The “orderly chaos” of Rosemary Verey was reviewed by The Bowed Bookshelf. Here is an excerpt from that review:
Verey’s gardens remind me a little of jazz musicians. A great and successful jazz musician (Branford Marsalis?) once said that great art is not completely improvised: it is creating something new within the constraints of an accepted form. I like the idea of constraints, because we all have them, and some do better than others when operating inside of them. And this is so for Verey. The gardens she created will always be lovely, but they won’t have her individual spark of genius without her.Read the full article here.
For the aspiring “Anglophile American” gardener, Publishers Weekly's review of Rosemary Verey is one not to miss…
In this well-crafted, very personal biography, one of her apprentices, attorney and gardener Robinson, paints a loving but clear-eyed portrait of this great designer. Those who only know this doyenne of British gardening through the genteel, authoritative voice of her books will meet a more complicated character in these pages. Beneath her calm upper-class exterior was a very ambitious woman, motivated by financial pressures, troubled by family relationships, and pinched by vanity.Continue reading the article here.
Barbara Paul Robinson was also featured on NPR's Here and Now. Here is a quick snippet from her interview with Robin Young:
Robinson says Verey could have been an anonymous country lady – with a handsome house, a nice family who was devoted to her church and hunted, too. But this gardening chapter came late in her life and it became her career.Give your eyes a reprieve from reading and take a listen to the full interview here. Buy a copy of Rosemary Verey on our website today!
In honor of the Christmas season, Susan H. Gordon from Biographile reviewed Elizabeth David’s Christmas. Here is an excerpt:
David brandishes an idiosyncratic mix of formality and do-what-you-like on both sides of the kitchen door. After decades of preparing her recipes for eight books and articles in publications like Vogue magazine and The Sunday Times, she doesn’t hide how weary she’s become of cooking, but she shares her stories and recipes for even the richest dishes anyway, and with a warmly authoritative precision: Her recipe for a Christmas pudding is accompanied by an admission of not having made one in years -- and a perfect set of instructions for making one. Once seated, her description of each meal reverts to a candidly delighted description of each dish, regardless how plain or splendid.Read the full article here. If you have any late holiday parties to prepare for (or if you'd like to be way ahead of the game for next Christmas), you can pick up a copy of Elizabeth David's Christmas on our website.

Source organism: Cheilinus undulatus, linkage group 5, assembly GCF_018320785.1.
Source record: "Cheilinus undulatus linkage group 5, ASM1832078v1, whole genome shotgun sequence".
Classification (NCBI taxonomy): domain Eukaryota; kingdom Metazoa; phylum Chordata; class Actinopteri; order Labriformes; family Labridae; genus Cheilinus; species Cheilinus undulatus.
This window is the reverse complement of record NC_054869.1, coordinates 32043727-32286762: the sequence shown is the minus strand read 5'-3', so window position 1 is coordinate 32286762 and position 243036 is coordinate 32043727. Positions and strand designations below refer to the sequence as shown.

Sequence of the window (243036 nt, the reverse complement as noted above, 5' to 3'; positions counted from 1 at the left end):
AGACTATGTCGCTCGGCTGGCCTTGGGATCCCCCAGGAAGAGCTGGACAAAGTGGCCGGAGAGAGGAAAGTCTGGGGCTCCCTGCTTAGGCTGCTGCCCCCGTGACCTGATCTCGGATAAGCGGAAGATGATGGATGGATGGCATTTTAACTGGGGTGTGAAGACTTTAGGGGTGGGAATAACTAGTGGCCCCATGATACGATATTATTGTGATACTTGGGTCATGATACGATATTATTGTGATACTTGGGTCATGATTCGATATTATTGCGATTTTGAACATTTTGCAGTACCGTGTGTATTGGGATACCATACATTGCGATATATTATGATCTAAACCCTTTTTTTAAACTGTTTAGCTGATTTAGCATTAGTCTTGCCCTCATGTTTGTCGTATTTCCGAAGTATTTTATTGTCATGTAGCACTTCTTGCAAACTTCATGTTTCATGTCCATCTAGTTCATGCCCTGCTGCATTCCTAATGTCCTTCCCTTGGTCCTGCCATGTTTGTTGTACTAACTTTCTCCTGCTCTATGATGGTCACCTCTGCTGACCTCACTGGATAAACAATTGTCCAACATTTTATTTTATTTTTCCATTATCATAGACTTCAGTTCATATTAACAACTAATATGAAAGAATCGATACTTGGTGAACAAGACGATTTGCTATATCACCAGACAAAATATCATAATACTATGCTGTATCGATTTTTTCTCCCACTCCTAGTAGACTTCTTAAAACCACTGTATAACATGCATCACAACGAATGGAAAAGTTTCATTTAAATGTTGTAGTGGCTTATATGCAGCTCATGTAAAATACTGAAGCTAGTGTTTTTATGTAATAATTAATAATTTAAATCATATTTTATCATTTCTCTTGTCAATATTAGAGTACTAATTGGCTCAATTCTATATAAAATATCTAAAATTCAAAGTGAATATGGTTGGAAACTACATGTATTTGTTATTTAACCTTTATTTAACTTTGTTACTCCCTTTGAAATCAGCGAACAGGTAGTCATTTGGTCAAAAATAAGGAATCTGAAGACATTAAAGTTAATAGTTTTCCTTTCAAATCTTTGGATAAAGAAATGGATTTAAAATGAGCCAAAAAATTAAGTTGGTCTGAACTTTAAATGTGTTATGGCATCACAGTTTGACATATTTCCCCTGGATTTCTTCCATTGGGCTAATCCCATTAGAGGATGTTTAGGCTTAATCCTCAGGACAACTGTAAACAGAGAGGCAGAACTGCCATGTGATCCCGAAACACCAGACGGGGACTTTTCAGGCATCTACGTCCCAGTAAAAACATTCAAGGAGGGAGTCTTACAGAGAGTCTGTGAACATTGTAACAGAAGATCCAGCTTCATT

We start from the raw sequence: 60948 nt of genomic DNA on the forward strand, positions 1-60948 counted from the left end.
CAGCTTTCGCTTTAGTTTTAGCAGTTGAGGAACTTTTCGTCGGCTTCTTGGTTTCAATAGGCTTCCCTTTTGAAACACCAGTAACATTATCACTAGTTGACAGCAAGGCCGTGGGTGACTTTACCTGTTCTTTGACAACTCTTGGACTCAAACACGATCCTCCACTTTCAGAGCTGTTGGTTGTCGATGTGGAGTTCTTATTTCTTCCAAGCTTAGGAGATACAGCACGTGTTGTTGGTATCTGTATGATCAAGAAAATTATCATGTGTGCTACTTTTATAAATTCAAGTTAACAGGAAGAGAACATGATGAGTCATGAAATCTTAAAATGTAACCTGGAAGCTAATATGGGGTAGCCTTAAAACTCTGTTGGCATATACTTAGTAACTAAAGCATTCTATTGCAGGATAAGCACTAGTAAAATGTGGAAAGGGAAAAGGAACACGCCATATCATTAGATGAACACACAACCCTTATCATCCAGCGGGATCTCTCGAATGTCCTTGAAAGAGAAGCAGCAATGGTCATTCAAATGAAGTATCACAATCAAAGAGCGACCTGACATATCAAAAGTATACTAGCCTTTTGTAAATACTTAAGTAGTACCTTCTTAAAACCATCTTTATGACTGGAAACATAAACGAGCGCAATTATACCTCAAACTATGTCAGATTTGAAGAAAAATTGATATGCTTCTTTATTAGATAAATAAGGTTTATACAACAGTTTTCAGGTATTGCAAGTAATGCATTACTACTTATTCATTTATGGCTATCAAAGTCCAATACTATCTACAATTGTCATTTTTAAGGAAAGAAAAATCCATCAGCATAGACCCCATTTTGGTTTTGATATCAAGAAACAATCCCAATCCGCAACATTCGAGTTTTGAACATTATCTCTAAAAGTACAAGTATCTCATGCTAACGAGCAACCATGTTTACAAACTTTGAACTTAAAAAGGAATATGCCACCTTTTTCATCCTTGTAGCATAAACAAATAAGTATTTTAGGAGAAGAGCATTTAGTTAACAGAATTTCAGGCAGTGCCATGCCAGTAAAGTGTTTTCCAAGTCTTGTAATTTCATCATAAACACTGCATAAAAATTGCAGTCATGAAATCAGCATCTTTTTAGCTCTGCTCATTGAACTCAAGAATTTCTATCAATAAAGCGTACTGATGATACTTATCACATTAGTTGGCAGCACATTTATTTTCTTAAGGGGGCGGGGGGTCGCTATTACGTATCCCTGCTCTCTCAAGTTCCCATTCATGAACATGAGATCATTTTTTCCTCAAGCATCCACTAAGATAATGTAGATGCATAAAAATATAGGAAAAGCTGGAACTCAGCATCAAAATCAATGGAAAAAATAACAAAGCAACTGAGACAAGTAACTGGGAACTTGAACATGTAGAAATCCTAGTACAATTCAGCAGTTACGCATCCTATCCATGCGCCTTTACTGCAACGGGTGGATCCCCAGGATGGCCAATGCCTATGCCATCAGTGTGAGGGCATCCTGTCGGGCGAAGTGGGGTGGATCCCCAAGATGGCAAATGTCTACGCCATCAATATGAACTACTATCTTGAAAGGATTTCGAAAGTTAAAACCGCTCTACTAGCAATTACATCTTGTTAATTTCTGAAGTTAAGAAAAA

Finally, December also included some buzz for one of our upcoming titles, Linda Bamber’s Taking What I Like. Ben Fountain, lawyer-turned-author and nominee for the National Book Award, mentioned the book in an interview with NPR's All Things Considered when asked to share which books he’s looking forward to in 2013. Here is an excerpt:
In another, a man is serving time in prison for murder, and he plays Hamlet in a prison production of the play. And - I mean, I've never read anything quite like these stories. They have attitude, they shake things up. They're playful and inventive and funny, and Bamber gets the entire world into each one of her stories. They have the effect, the same effect as when you see a great production of a Shakespeare play. It makes the work come alive.Continue reading the article, or listen to the interview, here, and watch out for Taking What I Like this spring!